Our finding that airway smooth muscle operates over a broad length range suggests 3 related hypotheses: I. Smooth muscle adapts to longer lengths by increasing the number of contractile elements in series. II. Thick-filament lengthening produces the well-known velocity slowing during the rise of activation. III. A thin-filament regulatory mechanism selectively engages filamentous myosin. We have obtained much evidence supporting all three hypotheses, leading to two Specific Aims:
Specific Aim 1. Determine the function of the thin-filament regulatory proteins in airway smooth muscle. The dual role of myosin light-chain phosphorylation, promoting thick-filament formation and activating myosin's interaction with actin, suggests that another mechanism exists to prevent phosphorylated myosin monomers from interacting with actin before they join filaments. The observation that smooth muscle has thin-filament regulatory proteins similar to those that confer calcium sensitivity on striated muscle suggest that these proteins might provide the necessary selectivity of thin filaments for myosin in filaments and produce a calcium sensitivity similar to that in striated muscle. To test this suggestion, muscles will be permeabilzed with _-toxin to produce small holes in the surface membrane that allow the passage of small ions and ATP, but retain myosin light-chain kinase in the cells. They will then be permanently thiohosphorylated with ATP-_-S and tested to see if they can be contracted and relaxed with Calcium and EGTA. A positive result would accomplish Aim I and produce a useful tool for Aim II.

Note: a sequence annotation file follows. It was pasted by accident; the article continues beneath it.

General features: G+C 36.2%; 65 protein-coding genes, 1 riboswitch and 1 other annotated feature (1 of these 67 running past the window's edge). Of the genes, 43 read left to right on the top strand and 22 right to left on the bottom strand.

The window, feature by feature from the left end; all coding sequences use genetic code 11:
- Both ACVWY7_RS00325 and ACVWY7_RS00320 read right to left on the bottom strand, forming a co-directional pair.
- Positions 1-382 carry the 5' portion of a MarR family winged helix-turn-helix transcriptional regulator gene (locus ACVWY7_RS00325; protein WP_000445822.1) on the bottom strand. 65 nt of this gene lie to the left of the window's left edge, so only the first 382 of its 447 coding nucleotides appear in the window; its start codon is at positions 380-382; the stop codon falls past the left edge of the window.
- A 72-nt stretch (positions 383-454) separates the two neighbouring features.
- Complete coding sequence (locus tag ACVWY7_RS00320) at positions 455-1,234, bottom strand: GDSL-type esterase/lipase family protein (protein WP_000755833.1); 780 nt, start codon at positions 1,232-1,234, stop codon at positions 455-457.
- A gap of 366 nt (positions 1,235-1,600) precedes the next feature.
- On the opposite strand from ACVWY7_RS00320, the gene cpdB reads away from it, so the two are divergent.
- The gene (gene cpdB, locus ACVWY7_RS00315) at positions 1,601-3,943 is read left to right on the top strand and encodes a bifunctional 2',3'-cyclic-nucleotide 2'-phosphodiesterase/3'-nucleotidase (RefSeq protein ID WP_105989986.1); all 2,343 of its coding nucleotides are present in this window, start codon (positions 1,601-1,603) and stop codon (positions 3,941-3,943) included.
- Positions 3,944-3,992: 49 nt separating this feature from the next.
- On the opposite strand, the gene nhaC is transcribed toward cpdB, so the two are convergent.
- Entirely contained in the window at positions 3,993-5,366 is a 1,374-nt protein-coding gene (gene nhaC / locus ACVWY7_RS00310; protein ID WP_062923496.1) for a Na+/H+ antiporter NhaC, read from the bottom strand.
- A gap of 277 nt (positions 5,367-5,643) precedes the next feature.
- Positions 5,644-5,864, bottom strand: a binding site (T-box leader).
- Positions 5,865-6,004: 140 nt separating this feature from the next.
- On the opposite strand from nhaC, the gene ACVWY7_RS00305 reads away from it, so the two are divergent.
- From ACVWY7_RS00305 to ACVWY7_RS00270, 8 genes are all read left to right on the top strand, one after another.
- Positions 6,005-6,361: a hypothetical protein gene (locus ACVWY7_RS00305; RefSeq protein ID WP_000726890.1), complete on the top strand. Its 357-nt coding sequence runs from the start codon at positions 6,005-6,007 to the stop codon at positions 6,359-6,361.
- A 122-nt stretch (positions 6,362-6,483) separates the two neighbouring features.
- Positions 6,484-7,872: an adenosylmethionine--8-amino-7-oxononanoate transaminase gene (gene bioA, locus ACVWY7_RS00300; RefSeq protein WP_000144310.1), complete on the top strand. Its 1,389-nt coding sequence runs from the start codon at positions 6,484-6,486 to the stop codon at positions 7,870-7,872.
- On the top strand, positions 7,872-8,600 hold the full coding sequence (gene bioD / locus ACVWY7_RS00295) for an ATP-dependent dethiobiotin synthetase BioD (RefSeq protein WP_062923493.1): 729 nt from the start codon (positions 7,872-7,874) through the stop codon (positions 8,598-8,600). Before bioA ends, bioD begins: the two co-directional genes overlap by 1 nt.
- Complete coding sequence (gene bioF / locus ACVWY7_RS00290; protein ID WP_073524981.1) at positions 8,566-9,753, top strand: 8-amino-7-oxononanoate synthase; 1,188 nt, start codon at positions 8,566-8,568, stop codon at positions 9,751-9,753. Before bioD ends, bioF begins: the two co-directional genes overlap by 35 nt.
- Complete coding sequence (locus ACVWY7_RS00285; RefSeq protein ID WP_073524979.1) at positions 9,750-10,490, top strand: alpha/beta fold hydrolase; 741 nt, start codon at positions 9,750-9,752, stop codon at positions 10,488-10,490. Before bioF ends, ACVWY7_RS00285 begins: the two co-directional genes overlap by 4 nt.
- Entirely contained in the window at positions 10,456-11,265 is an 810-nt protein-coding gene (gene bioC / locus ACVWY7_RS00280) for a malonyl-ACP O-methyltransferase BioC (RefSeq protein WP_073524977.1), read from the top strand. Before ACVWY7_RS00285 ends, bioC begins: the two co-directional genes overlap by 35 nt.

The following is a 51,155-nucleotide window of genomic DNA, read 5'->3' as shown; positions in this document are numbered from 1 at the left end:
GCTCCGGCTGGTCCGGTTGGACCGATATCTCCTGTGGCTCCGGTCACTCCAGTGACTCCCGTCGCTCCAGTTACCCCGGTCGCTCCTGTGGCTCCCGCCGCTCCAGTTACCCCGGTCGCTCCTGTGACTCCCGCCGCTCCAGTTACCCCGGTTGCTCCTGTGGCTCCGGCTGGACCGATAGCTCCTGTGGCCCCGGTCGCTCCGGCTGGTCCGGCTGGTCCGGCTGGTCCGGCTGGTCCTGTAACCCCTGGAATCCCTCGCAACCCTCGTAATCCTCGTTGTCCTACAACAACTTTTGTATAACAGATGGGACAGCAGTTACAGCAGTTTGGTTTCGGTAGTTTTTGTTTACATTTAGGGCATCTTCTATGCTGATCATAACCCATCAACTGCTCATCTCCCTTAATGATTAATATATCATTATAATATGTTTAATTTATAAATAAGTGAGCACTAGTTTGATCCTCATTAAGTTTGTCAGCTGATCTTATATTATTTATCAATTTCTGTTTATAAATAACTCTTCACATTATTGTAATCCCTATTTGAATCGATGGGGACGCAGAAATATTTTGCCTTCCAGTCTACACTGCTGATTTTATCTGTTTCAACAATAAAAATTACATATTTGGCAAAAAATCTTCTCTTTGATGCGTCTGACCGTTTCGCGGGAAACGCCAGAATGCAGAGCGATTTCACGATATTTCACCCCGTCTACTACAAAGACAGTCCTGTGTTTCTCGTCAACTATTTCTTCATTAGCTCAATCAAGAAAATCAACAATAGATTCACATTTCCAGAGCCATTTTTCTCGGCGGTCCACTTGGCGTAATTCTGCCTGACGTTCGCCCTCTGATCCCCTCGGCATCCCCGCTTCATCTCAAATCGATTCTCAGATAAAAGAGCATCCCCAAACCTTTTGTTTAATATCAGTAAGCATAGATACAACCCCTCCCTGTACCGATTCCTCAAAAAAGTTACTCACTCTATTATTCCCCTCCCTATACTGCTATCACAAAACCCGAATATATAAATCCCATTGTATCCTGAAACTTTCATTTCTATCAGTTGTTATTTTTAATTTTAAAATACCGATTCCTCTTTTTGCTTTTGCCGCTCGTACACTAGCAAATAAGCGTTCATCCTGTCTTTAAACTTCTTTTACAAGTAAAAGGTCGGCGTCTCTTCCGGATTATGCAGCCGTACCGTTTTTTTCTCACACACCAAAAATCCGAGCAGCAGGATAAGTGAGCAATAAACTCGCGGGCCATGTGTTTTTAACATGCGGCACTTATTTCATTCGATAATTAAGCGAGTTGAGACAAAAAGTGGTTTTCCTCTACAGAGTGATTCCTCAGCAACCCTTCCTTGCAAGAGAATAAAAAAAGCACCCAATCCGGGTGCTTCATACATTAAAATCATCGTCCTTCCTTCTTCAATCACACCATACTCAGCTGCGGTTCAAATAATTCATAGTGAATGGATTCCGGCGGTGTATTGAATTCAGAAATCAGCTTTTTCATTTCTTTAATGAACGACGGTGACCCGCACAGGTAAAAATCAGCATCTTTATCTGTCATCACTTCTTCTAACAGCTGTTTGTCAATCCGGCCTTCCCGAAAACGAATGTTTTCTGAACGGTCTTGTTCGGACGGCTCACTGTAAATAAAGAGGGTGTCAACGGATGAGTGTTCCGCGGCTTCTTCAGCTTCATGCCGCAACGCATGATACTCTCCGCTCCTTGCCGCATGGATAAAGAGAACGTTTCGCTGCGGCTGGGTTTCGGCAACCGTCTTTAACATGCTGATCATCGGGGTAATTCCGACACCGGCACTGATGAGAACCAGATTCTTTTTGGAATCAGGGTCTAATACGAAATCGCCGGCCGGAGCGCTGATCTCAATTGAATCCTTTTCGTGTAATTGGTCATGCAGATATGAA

Specific Aim2. Determine the relative contributions of factors that lengthen airway smooth muscle lattice. Our experiments have shown that airway smooth muscle adapts to longer lengths by placing more thick filaments in series, but that filament mass increases in only a 2:3 proportion with muscle length.
Aim 2 is to discover the other factors that lengthen the lattice. To this end, mean thick-filament length and mean longitudinal distance between thick filaments will be measured in electron micrographs of muscles fixed at lengths that vary by 2-fold. In addition, when a means of repetitively activating and relaxing permeabilized muscles with fixed filament lattices, the muscles will be repetitively activated and relaxed at different lengths to determine the amount that filament sliding contributes to the length changes.

National Institute of Health (NIH)
National Heart, Lung, and Blood Institute (NHLBI)
Research Project (R01)
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Respiratory Integrative Biology and Translational Research Study Section (RIBT)
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Banks-Schlegel, Susan P
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Harvard University
Public Health & Prev Medicine
Schools of Public Health
United States
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Ford, Lincoln E (2010) Acute hypertensive pulmonary edema: a new paradigm. Can J Physiol Pharmacol 88:9-13
Smolensky, Alexander V; Ford, Lincoln E (2007) The extensive length-force relationship of porcine airway smooth muscle. J Appl Physiol 102:1906-11
Smolensky, Alexander V; Ragozzino, Joseph; Gilbert, Susan H et al. (2005) Length-dependent filament formation assessed from birefringence increases during activation of porcine tracheal muscle. J Physiol 563:517-27
Seow, C Y; Pratusevich, V R; Ford, L E (2000) Series-to-parallel transition in the filament lattice of airway smooth muscle. J Appl Physiol 89:869-76
Seow, C Y; Shroff, S G; Ford, L E (1997) Detachment of low-force bridges contributes to the rapid tension transients of skinned rabbit skeletal muscle fibres. J Physiol 501 ( Pt 1):149-64
Seow, C Y; Ford, L E (1997) Exchange of ATP for ADP on high-force cross-bridges of skinned rabbit muscle fibers. Biophys J 72:2719-35